• CHAPTER SEVEN “Shop ’Til You Drop!”: Consumerism and Horror
      (pp. 142-162)

      A few weeks after September 11, 2001, George W. Bush prescribed shopping as a patriotic form of resistance: “We cannot let the terrorists achieve the objective of frightening our nation to the point where we don’t—where we don’t conduct business, where people don’t shop.”¹ Advertisements deployed an unmistakably nationalist rhetoric to disseminate an ideology of salvation through consumerism; echoing Todd Beamer’s iconic “Let’s roll,” General Motors assured viewers that it would “Keep America Rolling,” while during the 2002 Super Bowl broadcast Budweiser ads featured images of the Clydesdale horses bowing before the Manhattan skyline. According to Christopher Campbell, “The...

  7. PART THREE. Horror in Action

    • CHAPTER EIGHT Historicizing the Bush Years: Politics, Horror Film, and Francis Lawrence’s I Am Legend
      (pp. 165-185)

      Francis Lawrence’s I Am Legend (2007), the third cinematic adaptation of Richard Matheson’s 1954 novel of the same title, ends with this voice-over narration: “In 2009, a deadly virus burned through our civilization, pushing humankind to the edge of extinction. Dr. Robert Neville dedicated his life to the discovery of a cure and the restoration of humanity. On September 9, 2012, at approximately 8:49 p.m., he discovered that cure. And at 8:52, he gave his life to defend it. We are his legacy. This is his legend.” The narration is delivered by Anna, a young Hispanic woman who has reached...

    • CHAPTER NINE “I Am the Devil and I’m Here to Do the Devil’s Work”: Rob Zombie, George W. Bush, and the Limits of American Freedom
      (pp. 186-199)

      On September 11, 2001, as the entire world now knows, two hijacked aircraft were flown into the Twin Towers of the World Trade Center, a third into the Pentagon building, while a fourth, seemingly headed for the Capitol building in Washington, crashed in rural Pennsylvania. Self-evidently, as commentators such as Noam Chomsky have argued, this was a massive symbolic attack on the Western world—most specifically, on the military-industrial complex of American corporate capitalism.¹ But while the sheer ambition of al-Qaeda’s assault was entirely without precedent, the seismic media event of 9/11 was, in fact, the culmination of a number...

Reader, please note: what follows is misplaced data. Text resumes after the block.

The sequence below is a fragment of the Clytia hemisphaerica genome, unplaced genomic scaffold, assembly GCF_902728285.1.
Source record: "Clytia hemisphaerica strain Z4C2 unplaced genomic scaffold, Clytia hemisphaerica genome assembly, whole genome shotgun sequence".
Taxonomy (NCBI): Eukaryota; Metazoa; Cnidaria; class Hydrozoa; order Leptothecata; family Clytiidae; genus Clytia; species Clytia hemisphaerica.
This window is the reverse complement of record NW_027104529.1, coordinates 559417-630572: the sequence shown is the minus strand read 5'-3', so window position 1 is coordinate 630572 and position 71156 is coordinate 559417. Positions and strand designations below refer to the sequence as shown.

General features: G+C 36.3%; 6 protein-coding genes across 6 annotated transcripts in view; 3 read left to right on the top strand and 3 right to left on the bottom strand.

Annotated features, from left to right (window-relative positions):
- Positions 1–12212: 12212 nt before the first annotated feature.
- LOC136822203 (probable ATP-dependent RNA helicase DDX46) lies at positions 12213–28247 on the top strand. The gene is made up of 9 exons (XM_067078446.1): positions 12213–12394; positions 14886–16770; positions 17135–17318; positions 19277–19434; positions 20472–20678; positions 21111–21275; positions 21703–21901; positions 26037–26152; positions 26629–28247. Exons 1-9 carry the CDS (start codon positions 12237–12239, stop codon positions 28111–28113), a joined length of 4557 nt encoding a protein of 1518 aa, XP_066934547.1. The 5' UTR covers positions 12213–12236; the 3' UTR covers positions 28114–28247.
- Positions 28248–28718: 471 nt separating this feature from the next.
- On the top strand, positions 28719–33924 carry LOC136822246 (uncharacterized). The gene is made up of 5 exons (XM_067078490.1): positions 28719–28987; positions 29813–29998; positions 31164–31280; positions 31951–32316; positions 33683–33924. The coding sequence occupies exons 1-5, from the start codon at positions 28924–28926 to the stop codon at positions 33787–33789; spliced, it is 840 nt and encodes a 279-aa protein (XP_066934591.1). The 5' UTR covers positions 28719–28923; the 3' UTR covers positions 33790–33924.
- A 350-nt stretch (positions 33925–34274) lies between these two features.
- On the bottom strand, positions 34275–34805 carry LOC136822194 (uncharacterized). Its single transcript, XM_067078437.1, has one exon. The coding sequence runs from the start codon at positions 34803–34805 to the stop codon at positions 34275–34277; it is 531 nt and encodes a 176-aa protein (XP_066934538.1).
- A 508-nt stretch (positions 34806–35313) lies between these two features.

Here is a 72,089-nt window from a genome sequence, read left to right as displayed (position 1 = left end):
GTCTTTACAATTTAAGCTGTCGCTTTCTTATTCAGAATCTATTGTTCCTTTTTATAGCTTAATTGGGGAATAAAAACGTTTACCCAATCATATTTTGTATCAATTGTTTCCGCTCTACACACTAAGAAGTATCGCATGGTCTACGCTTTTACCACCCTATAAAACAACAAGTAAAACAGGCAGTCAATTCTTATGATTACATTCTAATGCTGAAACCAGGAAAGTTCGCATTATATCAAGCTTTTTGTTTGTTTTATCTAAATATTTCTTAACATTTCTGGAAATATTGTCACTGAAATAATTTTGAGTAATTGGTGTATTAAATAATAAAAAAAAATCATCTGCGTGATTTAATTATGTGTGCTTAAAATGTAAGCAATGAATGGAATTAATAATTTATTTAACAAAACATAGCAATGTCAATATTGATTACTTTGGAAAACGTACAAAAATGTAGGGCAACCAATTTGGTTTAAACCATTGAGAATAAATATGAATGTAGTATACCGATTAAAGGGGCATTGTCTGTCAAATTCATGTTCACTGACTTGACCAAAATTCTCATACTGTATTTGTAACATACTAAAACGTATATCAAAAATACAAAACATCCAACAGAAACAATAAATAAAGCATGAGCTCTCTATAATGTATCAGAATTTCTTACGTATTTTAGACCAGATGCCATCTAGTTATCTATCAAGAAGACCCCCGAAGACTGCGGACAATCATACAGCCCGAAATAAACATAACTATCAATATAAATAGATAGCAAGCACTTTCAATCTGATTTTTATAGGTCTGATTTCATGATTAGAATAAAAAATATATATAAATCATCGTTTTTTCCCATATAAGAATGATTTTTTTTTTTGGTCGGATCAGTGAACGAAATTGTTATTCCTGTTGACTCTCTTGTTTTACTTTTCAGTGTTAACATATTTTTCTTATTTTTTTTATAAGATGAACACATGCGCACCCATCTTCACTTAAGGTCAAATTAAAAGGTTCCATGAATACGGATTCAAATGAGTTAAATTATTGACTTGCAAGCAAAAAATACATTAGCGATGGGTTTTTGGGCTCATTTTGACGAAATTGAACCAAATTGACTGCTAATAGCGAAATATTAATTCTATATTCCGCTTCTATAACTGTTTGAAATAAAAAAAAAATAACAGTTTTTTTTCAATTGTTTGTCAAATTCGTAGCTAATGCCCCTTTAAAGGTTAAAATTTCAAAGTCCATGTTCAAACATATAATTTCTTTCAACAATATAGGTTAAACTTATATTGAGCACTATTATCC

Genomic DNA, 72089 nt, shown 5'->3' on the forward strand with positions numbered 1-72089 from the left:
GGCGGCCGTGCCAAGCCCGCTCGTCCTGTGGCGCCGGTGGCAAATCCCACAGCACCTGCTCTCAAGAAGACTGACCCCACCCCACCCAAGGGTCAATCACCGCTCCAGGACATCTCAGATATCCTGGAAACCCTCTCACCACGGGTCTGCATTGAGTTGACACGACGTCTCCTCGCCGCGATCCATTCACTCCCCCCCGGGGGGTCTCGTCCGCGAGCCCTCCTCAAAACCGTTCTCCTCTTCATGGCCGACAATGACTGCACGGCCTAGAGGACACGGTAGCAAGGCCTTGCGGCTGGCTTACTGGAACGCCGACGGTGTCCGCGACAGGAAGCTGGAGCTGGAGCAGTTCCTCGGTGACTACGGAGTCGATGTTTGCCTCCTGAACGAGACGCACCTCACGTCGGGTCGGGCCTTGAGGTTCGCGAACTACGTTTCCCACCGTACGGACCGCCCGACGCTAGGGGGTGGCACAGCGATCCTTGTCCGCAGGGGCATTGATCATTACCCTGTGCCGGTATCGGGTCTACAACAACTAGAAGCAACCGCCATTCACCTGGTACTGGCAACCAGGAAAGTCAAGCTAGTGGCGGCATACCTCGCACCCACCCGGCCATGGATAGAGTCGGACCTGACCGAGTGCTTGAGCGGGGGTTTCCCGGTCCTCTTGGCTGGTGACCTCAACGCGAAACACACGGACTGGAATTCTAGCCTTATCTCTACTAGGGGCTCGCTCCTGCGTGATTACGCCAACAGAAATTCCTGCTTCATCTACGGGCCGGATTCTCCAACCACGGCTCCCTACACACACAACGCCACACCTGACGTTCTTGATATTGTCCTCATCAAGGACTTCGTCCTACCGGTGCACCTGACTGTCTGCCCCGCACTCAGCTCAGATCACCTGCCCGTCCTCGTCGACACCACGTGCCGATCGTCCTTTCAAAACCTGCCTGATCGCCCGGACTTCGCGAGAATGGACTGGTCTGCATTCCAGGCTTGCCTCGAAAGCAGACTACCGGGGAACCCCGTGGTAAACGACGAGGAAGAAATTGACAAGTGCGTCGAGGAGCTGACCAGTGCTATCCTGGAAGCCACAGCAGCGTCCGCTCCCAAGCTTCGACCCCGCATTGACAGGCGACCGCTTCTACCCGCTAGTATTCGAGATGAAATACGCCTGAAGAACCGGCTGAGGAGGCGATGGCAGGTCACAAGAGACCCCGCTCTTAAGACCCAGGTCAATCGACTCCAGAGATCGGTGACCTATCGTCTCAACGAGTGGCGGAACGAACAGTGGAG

• CHAPTER TEN “Forever Family” Values: Twilight and the Modern Mormon Vampire
      (pp. 200-219)

      “I dream about being with you forever,” Bella confesses to Edward as they dance together in a gazebo at the end of Twilight (Catherine Hardwicke, 2008). The desire for a long-lasting relationship in a romantic narrative is fairly conventional; however, in a romantic vampire narrative propelled by Mormon metaphors, this desire for a long-lasting—indeed, everlasting—relationship is doubly intriguing. The author of the original 2005 novel, Stephenie Meyer, describes herself as a believing member of the Church of Jesus Christ of Latter-day Saints, popularly known as the Mormon or LDS Church.¹ For believing Mormons, marriage and the family unit...

    • CHAPTER ELEVEN Assimilation and the Queer Monster
      (pp. 220-234)

      Monsters are riddles to be solved. Horror movie heroes spend most of their time hunting down the answer to the question Ripley asks the evil robot in Alien (Ridley Scott, 1979): “How do we kill it?” This search can take up most of the movie, since horror film heroes are always dealing with limited resources. I can’t just call the cops, because my cell phone gets no reception way out here. I can’t just call the cops, because the cops are in cahoots with the cannibalistic hill folk. I can’t just shoot the monster, because bullets don’t kill it. And...

  8. Selected Bibliography
    (pp. 235-242)
  9. Selected Filmography
    (pp. 243-246)
  10. Contributors
    (pp. 247-250)
  11. Index
    (pp. 251-263)